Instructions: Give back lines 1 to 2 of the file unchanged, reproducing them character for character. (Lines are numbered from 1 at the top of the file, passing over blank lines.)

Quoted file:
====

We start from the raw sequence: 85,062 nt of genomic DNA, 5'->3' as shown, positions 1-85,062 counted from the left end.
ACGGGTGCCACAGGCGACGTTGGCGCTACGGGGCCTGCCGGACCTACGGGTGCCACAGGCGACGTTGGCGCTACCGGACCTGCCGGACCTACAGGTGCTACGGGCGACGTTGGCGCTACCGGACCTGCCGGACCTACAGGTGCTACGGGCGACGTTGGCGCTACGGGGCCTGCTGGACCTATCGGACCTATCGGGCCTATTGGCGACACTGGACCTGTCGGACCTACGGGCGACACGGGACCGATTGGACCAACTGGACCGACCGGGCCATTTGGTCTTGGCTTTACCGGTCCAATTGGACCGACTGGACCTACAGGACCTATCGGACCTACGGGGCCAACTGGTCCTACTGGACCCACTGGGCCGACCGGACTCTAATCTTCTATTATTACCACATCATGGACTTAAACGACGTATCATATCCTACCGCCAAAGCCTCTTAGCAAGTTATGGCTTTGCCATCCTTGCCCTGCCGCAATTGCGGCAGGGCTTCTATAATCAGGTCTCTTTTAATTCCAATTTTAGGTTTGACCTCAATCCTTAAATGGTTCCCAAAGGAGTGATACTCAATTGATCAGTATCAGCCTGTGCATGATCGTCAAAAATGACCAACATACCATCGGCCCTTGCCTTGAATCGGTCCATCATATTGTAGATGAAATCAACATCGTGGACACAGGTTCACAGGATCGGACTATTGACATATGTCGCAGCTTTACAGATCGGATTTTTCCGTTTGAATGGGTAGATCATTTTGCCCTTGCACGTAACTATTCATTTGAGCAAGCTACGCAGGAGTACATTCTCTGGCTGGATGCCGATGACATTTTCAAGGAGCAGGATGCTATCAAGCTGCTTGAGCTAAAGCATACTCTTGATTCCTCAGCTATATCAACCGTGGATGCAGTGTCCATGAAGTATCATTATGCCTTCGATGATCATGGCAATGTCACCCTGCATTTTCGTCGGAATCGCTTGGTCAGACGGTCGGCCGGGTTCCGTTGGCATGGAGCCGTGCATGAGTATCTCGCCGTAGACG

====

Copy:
We start from the raw sequence: 85,062 nt of genomic DNA, 5'->3' as shown, positions 1-85,062 counted from the left end.
ACGGGTGCCACAGGCGACGTTGGCGCTACGGGGCCTGCCGGACCTACGGGTGCCACAGGCGACGTTGGCGCTACCGGACCTGCCGGACCTACAGGTGCTACGGGCGACGTTGGCGCTACCGGACCTGCCGGACCTACAGGTGCTACGGGCGACGTTGGCGCTACGGGGCCTGCTGGACCTATCGGACCTATCGGGCCTATTGGCGACACTGGACCTGTCGGACCTACGGGCGACACGGGACCGATTGGACCAACTGGACCGACCGGGCCATTTGGTCTTGGCTTTACCGGTCCAATTGGACCGACTGGACCTACAGGACCTATCGGACCTACGGGGCCAACTGGTCCTACTGGACCCACTGGGCCGACCGGACTCTAATCTTCTATTATTACCACATCATGGACTTAAACGACGTATCATATCCTACCGCCAAAGCCTCTTAGCAAGTTATGGCTTTGCCATCCTTGCCCTGCCGCAATTGCGGCAGGGCTTCTATAATCAGGTCTCTTTTAATTCCAATTTTAGGTTTGACCTCAATCCTTAAATGGTTCCCAAAGGAGTGATACTCAATTGATCAGTATCAGCCTGTGCATGATCGTCAAAAATGACCAACATACCATCGGCCCTTGCCTTGAATCGGTCCATCATATTGTAGATGAAATCAACATCGTGGACACAGGTTCACAGGATCGGACTATTGACATATGTCGCAGCTTTACAGATCGGATTTTTCCGTTTGAATGGGTAGATCATTTTGCCCTTGCACGTAACTATTCATTTGAGCAAGCTACGCAGGAGTACATTCTCTGGCTGGATGCCGATGACATTTTCAAGGAGCAGGATGCTATCAAGCTGCTTGAGCTAAAGCATACTCTTGATTCCTCAGCTATATCAACCGTGGATGCAGTGTCCATGAAGTATCATTATGCCTTCGATGATCATGGCAATGTCACCCTGCATTTTCGTCGGAATCGCTTGGTCAGACGGTCGGCCGGGTTCCGTTGGCATGGAGCCGTGCATGAGTATCTCGCCGTAGACG